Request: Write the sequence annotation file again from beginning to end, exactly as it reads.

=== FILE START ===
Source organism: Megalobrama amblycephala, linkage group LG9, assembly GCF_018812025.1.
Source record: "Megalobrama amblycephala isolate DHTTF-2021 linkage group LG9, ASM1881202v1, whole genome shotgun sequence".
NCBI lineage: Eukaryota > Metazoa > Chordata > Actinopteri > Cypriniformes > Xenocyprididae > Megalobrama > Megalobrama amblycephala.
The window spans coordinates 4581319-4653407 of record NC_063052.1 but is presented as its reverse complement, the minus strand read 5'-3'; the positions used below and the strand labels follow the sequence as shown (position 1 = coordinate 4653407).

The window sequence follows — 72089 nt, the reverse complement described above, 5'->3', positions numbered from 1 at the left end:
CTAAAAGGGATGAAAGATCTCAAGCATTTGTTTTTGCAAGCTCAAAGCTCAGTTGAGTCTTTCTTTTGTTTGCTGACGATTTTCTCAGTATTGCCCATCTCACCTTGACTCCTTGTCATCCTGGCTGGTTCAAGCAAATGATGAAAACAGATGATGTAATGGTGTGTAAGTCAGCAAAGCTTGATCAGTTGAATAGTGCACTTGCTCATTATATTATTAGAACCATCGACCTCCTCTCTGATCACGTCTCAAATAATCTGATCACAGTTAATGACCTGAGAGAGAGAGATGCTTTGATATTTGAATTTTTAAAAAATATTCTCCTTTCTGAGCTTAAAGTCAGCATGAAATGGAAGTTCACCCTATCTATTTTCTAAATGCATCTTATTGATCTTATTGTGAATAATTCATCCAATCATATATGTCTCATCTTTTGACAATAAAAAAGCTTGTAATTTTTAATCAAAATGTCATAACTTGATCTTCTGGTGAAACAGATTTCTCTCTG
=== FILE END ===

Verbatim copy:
Source organism: Megalobrama amblycephala, linkage group LG9, assembly GCF_018812025.1.
Source record: "Megalobrama amblycephala isolate DHTTF-2021 linkage group LG9, ASM1881202v1, whole genome shotgun sequence".
NCBI lineage: Eukaryota > Metazoa > Chordata > Actinopteri > Cypriniformes > Xenocyprididae > Megalobrama > Megalobrama amblycephala.
The window spans coordinates 4581319-4653407 of record NC_063052.1 but is presented as its reverse complement, the minus strand read 5'-3'; the positions used below and the strand labels follow the sequence as shown (position 1 = coordinate 4653407).

The window sequence follows — 72089 nt, the reverse complement described above, 5'->3', positions numbered from 1 at the left end:
CTAAAAGGGATGAAAGATCTCAAGCATTTGTTTTTGCAAGCTCAAAGCTCAGTTGAGTCTTTCTTTTGTTTGCTGACGATTTTCTCAGTATTGCCCATCTCACCTTGACTCCTTGTCATCCTGGCTGGTTCAAGCAAATGATGAAAACAGATGATGTAATGGTGTGTAAGTCAGCAAAGCTTGATCAGTTGAATAGTGCACTTGCTCATTATATTATTAGAACCATCGACCTCCTCTCTGATCACGTCTCAAATAATCTGATCACAGTTAATGACCTGAGAGAGAGAGATGCTTTGATATTTGAATTTTTAAAAAATATTCTCCTTTCTGAGCTTAAAGTCAGCATGAAATGGAAGTTCACCCTATCTATTTTCTAAATGCATCTTATTGATCTTATTGTGAATAATTCATCCAATCATATATGTCTCATCTTTTGACAATAAAAAAGCTTGTAATTTTTAATCAAAATGTCATAACTTGATCTTCTGGTGAAACAGATTTCTCTCTG